• If you receive a complaint via telephone, take down all the information – and make the caller aware that you are doing so. Do not argue, and don’t constantly break in to pass the buck to your printer, the advertising department or anyone else. For the moment, you are the magazine to the complaining party – and that party expects results from you.
  • The very same day, a letter should be sent to the aggrieved party confirming the conversation, offering a solution, or indicating a deadline by which you will get back to that person with a solution. If appropriate, attempt to resolve the problem by offering to print a prompt correction, a letter to the editor or “compensatory editorial” in an early issue.
  • Your readiness to resolve the complaint may in itself be the ticket to neutralizing the anger of the person at the other end of the line. Before you end the call, always ask the complaining party whether there are any other concerns that should be addressed.
  • If the complaint is serious to the point that you can’t arrive at a solution, try bumping the matter up to your boss. Attention from a superior often scores points with the complainant.
  • A conciliatory approach may make a friend and avert a crisis!

Eight issues to consider when a proposed article involves an advertiser

Here is an interesting list I came across that at one time had been used by an association publication.

1. Where did the proposed story originate? If from the advertising department, is the motivation to inform the reader or to curry favor with the advertiser?

2. Is the article’s subject legitimate news or information regardless of who originated the idea?

3. Assuming the article is journalistically valid, is the editorial department free to pursue it independently regardless of where the story leads? Will the advertising department have any voice in determining sources to be interviewed? Will the advertising department have any censorship powers over the final version once the article is written?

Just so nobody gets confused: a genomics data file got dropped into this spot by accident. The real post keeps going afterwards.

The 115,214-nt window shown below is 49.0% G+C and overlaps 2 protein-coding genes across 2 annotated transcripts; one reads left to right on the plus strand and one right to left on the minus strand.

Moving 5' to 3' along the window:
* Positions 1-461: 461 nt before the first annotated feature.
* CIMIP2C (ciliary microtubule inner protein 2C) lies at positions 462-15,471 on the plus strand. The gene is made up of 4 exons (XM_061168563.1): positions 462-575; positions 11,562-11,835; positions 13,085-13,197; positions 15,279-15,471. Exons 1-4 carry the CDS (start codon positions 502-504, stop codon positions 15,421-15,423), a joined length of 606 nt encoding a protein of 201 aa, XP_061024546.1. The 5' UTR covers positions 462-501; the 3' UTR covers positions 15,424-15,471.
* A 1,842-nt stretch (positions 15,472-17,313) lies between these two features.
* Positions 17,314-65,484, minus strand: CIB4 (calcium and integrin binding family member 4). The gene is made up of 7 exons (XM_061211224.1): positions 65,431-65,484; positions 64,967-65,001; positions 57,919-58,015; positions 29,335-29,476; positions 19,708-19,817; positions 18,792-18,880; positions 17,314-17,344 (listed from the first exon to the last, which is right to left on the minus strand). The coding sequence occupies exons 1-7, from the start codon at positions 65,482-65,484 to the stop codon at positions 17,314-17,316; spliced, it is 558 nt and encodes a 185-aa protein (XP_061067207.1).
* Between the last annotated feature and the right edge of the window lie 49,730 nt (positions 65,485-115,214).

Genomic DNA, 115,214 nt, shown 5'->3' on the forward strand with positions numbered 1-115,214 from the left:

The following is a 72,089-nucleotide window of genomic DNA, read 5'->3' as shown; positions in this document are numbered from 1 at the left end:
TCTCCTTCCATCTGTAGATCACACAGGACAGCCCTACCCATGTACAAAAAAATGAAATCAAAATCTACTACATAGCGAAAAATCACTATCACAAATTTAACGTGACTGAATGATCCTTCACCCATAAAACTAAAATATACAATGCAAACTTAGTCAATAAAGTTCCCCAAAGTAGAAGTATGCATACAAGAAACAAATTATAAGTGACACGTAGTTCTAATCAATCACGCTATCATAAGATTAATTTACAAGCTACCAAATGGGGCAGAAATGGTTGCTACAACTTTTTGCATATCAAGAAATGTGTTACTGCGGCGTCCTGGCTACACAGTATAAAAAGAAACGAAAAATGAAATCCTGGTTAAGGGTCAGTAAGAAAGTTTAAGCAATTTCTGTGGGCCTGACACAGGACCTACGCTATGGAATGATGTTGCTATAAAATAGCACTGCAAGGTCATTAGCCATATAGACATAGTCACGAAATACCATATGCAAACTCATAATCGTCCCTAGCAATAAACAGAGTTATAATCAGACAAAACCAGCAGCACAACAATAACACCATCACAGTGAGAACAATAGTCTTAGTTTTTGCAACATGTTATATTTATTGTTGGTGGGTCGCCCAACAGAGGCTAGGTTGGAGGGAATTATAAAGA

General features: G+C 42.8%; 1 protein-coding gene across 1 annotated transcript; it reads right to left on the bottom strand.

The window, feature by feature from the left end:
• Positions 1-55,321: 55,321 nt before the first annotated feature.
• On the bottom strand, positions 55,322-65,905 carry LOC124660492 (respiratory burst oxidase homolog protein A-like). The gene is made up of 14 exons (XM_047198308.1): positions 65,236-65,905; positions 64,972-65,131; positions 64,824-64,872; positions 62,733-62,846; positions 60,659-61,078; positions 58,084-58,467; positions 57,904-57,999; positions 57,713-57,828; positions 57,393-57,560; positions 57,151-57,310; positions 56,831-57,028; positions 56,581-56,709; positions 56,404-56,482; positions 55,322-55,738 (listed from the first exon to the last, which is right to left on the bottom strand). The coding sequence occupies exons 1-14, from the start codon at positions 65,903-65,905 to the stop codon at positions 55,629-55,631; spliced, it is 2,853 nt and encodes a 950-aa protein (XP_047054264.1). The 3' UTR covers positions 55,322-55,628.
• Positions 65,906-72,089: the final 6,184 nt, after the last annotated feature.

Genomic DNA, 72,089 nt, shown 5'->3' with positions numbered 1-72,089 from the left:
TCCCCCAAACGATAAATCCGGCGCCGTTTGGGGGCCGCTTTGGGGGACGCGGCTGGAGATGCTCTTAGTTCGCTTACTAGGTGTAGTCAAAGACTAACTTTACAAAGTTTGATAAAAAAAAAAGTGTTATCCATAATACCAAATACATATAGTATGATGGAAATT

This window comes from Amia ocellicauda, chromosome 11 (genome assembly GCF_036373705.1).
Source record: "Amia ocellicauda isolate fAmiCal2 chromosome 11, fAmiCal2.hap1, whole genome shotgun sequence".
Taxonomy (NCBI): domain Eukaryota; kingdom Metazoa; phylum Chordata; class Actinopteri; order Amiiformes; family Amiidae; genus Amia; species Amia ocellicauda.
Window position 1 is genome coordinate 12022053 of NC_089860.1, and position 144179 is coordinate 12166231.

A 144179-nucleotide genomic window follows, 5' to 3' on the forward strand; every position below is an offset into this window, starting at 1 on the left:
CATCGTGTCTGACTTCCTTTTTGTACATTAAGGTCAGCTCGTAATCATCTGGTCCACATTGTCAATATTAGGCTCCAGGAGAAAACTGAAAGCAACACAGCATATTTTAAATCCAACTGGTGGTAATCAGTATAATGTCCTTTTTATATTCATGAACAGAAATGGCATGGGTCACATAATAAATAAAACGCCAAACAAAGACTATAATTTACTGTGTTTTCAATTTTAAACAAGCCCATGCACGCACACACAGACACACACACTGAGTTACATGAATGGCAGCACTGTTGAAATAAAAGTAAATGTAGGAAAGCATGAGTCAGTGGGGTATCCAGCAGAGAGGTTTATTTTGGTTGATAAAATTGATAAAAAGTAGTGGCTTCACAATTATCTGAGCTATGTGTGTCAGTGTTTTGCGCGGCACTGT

4. Will publication of the article benefit one advertiser primarily or competing advertisers generally?

5. Will publication of the article give the appearance of weakening the editorial credibility of the publication? Can competing magazines use the article against you as evidence of a sell-out? Can competing advertisers claim foul or unfair influence?

6. Will publication of the article adversely affect morale among your own staff?

7. Taking all of the above into consideration, is there a way the article can be published that both the editorial and advertising departments can live with? Can the editorial focus be shifted in a way that permits editorial independence and still gives the advertising department something to take back to the advertiser?

8. Using your best journalistic training, experience and judgment, does publication of the article “feel right?”

If you have interesting examples of ethics policy statements that you are able to share with other ASBPE members, please give me a call at (201) 569-7714 or e-mail

Why New Publishers Need Quality-Driven Editorial Agenda

By Howard Rauch

You may have noticed that I am now chairing ASBPE’s ethics committee. As part of an orientation program, I read copies of all ethics guides posted in our site’s Industry Links section. What most guides have in common is an initial emphasis on a mandate to consistently deliver the highest possible level of editorial quality.